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The Calorie Control Council - commfall (Page 2)

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The Calorie Control Council - commfall
The Atkins diet
is potentially so
dangerous that the
Surgeon General
should probably
put a warning
on every book
Dr. Robert
Atkins sells.
­ from "
Low-Fat Lies,
High-Fat Frauds"
Foods such as
pasta, rice, white
potatoes, carrots,
corn and watermelon
are prohibited.
Todays Fad Diets: Too Good to be True
ccording to the American Dietetic Association, weight
loss programs, pills and products are a $33 billion
industry. The Atkins' Diet, The Zone and Sugar
Busters are some of the most popular diets today.
The authors of many of these books claim to have
solved the weight loss problem. But with so many
diets available, which one should you choose?
Before you choose any weight loss program, read
what the experts have to say. They have the "skinny"
on the most popular diets available.
How it works: This diet encourages consumers to
limit carbohydrates to 20 grams per day for the first
two weeks. Certain vegetables are limited and most
carbohydrates such as pasta, grains, cereals, etc.,
should be avoided. Protein is unrestricted, so you
can eat as much steak, eggs, bacon, chicken or fish
as you want. Dr. Atkins' book is based upon the the-
ory that excess carbohydrates prevent the
body from burning fat efficiently, thus
the reason for restricting carbohy-
drates and increasing protein.
Dr. Atkins was recently quoted
in a September 7 CNN story
as saying, "So it's not that it
(the eating plan) needs to be
low-calorie; as long as you
cut out the carbohydrate, the
weight loss is automatic."
The facts:
Nutrition Newsletter notes that
although one may lose weight on the
diet, it does not come without a price ­
low energy and muscle breakdown. According to
the Mayo Clinic's Web site, most of the weight loss is
a result of water loss. Additionally, as a result of the
increase in protein, saturated fat and cholesterol
increase as well, both of which are capable of pro-
moting heart disease. And, there are still other
problems. Tufts University's School of Nutrition
Science and Policy identified this diet as providing
less than 60 percent of the Recommended Dietary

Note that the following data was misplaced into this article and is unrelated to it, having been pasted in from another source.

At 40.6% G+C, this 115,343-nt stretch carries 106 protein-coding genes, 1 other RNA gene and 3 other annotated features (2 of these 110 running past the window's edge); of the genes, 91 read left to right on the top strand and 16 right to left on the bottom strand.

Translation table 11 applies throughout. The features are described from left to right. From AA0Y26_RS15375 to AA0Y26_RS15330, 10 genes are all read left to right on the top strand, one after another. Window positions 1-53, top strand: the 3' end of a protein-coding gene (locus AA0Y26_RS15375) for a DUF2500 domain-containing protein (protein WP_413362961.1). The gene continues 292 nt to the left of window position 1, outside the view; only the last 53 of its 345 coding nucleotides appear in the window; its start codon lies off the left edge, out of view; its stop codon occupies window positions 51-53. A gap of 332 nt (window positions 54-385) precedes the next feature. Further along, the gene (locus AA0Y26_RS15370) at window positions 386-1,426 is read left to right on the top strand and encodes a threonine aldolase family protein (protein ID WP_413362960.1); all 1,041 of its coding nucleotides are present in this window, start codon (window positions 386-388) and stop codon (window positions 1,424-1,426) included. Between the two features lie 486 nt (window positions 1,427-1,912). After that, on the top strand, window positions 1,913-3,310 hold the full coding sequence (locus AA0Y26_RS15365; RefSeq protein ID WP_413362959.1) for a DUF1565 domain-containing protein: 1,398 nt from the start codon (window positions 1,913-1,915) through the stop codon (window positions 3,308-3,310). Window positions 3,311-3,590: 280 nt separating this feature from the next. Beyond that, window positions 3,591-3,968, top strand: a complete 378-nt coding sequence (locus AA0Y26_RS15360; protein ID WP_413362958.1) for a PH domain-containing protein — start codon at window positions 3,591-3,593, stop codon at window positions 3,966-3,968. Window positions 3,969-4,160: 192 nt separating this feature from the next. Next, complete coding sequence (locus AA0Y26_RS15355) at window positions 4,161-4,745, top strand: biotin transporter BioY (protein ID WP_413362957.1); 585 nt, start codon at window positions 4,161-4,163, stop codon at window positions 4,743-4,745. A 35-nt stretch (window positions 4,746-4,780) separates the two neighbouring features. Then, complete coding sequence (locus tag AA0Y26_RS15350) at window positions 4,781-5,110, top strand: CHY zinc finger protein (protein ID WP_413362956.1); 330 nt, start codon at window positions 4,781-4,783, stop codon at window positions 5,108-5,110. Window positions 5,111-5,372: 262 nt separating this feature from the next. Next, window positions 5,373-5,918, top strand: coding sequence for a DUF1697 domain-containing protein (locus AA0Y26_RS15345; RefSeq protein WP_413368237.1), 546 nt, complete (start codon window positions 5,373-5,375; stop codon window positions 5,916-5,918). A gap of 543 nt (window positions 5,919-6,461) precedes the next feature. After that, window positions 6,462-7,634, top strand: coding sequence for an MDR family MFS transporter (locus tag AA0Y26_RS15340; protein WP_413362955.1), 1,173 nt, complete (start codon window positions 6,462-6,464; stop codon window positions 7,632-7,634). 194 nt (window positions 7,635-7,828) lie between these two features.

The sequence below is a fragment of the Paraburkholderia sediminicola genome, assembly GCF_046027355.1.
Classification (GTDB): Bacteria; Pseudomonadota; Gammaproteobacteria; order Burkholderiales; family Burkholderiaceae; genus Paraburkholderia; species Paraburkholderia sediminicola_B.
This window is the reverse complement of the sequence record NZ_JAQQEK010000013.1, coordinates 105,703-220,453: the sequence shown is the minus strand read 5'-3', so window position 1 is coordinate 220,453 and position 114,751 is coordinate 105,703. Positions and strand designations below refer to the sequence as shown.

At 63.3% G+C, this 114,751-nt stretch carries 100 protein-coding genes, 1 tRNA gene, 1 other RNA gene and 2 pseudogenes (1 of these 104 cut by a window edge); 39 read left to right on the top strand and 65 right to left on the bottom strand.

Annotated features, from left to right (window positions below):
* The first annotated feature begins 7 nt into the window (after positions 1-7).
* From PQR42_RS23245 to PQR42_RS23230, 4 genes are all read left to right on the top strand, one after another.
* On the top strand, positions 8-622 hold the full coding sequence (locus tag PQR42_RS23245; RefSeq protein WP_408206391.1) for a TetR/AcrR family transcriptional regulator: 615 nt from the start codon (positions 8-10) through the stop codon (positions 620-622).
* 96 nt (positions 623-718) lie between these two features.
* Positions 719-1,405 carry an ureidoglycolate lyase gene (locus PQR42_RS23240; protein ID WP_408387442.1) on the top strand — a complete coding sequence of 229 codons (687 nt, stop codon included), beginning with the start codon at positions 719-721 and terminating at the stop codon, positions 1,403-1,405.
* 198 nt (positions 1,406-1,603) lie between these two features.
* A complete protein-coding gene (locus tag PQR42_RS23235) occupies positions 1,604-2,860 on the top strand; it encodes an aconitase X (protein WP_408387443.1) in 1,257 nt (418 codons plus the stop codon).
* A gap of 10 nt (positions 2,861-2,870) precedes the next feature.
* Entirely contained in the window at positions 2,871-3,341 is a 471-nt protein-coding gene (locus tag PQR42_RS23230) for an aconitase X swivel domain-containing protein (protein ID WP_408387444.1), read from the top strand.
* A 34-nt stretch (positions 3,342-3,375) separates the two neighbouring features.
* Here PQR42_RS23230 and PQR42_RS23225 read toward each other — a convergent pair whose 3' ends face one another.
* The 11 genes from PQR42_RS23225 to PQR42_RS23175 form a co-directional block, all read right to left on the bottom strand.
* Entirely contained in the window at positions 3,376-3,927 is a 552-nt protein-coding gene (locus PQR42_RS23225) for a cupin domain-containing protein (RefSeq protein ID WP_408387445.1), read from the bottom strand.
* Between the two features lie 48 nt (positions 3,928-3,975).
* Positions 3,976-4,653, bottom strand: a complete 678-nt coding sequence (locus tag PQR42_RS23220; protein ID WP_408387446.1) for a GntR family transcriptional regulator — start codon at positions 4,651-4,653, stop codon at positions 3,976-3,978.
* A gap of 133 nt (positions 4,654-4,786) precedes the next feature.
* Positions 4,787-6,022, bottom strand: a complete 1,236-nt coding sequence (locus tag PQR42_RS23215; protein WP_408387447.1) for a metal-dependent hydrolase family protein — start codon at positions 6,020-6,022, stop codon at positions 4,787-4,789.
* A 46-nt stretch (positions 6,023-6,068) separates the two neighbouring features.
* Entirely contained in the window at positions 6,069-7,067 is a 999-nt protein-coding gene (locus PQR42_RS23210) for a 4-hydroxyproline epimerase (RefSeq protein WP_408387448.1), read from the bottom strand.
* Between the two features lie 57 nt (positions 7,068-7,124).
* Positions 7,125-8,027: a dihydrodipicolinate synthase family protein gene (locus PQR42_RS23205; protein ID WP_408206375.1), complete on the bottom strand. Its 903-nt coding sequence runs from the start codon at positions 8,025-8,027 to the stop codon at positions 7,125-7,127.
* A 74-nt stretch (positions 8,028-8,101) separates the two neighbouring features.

Allowance (RDA) for calcium. (RDAs are reference
values established by a board of experts to prevent
Americans from developing deficiencies due to inad-
equate consumption.) Dr. Kevin Vigilante, a public
health specialist, and Dr. Mary Flynn, a nutritionist, both of
whom are with Brown University, have written a new book called
"Low-Fat Lies, High-Fat Frauds." In the book they write, "The
Atkins diet is potentially so dangerous that the Surgeon General
should probably put a warning on every book Dr. Robert Atkins
sells. The diet's only salvation is that people can't tolerate it for
very long ­ not long enough for the increase in the risk of heart
disease or cancer that long-term use of such a diet could bring."
How it works: This diet is very similar to Dr. Atkins' diet. Both
are classified by health professionals as "high protein diets."
Author Barry Spears also encourages consumers to increase pro-
tein and decrease carbohydrates as a means of losing weight, as
well as bettering athletic performance. Dr. Spears bases his diet
on the theory that carbohydrates cause insulin levels to rise and
increased production of insulin causes obesity. However, this diet
does not restrict carbohydrates as severely as Dr. Atkins' plan.
The facts: Although this book has topped
New York Times best sellers list, profes-
sional organizations disagree with the
claims. The American College of
Sports Medicine, the American
Dietetic Association, the Women's
Sports Foundation, and the
Cooper Institute for Aerobics
Research have stated that "high-
protein plans are neither the
answer for weight loss nor for
athletic performance and can
cause harm." They also point out
that this diet is "inadequate in some
major nutrients, particularly carbohy-
drates." While high protein diets usually
encourage 30 percent of calories from protein, 30
percent from fat and 40 percent from carbohydrates, most
health professionals and health organizations advocate that car-
bohydrates should make up approximately 55 to 65 percent of
the calories in the diet. Protein should make up 10 to 15 per-
cent. Although some people do lose weight on the diet, it is usu-
ally due to the decrease in calories, not the increase in protein.
The Mayo Clinic found that The Zone's "recommended diet" is
approximately 850 calories. However, the American Dietetic
Association recommends that persons trying to lose weight
should not dip below a 1,200-calorie-a-day level.
(continued on page 5)

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